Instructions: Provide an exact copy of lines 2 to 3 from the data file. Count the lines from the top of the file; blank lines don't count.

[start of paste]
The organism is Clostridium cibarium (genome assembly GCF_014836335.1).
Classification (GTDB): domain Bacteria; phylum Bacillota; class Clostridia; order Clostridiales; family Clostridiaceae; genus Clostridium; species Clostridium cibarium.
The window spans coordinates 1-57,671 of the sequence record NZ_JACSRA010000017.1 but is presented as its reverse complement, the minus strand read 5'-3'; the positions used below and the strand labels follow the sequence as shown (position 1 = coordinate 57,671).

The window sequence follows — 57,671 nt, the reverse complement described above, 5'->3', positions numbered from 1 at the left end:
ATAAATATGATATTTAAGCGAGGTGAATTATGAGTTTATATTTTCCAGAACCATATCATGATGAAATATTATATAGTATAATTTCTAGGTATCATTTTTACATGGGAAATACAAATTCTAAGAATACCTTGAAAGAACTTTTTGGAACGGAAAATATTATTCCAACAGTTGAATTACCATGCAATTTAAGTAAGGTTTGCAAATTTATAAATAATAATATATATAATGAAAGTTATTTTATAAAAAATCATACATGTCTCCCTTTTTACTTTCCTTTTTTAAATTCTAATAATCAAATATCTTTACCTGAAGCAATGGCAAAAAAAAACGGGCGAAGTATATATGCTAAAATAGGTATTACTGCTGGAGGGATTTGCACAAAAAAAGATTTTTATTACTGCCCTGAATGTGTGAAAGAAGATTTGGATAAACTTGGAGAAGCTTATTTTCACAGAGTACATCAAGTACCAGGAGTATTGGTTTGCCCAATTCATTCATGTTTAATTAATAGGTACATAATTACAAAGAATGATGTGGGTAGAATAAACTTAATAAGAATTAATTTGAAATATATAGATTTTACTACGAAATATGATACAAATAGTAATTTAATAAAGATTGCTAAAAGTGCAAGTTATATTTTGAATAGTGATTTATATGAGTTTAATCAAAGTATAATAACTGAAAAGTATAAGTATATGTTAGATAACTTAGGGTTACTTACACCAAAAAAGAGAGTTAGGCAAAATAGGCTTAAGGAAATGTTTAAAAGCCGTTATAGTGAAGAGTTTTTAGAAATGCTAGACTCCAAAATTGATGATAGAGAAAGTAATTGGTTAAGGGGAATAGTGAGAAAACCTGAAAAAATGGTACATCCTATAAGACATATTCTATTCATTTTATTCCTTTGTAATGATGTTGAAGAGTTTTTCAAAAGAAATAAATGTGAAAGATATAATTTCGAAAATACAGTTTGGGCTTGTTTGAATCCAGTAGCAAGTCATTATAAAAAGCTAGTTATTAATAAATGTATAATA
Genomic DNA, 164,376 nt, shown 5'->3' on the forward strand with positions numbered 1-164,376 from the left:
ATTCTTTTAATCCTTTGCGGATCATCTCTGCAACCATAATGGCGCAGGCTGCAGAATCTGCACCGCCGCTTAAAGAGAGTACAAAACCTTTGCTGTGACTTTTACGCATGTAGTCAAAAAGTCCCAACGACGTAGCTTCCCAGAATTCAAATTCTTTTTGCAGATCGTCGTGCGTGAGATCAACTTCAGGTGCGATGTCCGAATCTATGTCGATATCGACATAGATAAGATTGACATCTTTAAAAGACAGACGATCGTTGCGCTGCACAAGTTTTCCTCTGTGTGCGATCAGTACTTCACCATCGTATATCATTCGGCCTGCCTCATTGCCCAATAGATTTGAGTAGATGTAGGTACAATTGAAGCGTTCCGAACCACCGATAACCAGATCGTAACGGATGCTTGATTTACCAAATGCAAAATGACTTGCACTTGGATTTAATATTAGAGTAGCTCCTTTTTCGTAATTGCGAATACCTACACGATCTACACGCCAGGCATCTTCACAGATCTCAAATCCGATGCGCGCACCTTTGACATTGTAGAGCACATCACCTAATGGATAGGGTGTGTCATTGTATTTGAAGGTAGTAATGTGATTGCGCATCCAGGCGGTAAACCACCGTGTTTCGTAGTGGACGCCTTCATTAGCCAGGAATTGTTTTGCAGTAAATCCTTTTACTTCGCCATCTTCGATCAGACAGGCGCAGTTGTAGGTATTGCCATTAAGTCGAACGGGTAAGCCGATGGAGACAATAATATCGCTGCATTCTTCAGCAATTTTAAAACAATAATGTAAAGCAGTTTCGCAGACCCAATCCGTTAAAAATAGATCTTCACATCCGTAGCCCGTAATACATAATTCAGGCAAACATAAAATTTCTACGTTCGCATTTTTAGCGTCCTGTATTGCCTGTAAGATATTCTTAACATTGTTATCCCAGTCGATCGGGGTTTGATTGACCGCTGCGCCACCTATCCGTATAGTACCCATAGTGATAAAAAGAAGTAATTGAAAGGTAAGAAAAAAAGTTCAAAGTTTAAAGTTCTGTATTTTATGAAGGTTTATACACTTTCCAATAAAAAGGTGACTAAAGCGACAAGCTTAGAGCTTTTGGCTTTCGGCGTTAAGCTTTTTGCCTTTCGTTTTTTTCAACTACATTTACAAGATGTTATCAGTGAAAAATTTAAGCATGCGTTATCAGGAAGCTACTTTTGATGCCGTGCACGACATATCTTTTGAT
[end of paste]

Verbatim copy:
Classification (GTDB): domain Bacteria; phylum Bacillota; class Clostridia; order Clostridiales; family Clostridiaceae; genus Clostridium; species Clostridium cibarium.
The window spans coordinates 1-57,671 of the sequence record NZ_JACSRA010000017.1 but is presented as its reverse complement, the minus strand read 5'-3'; the positions used below and the strand labels follow the sequence as shown (position 1 = coordinate 57,671).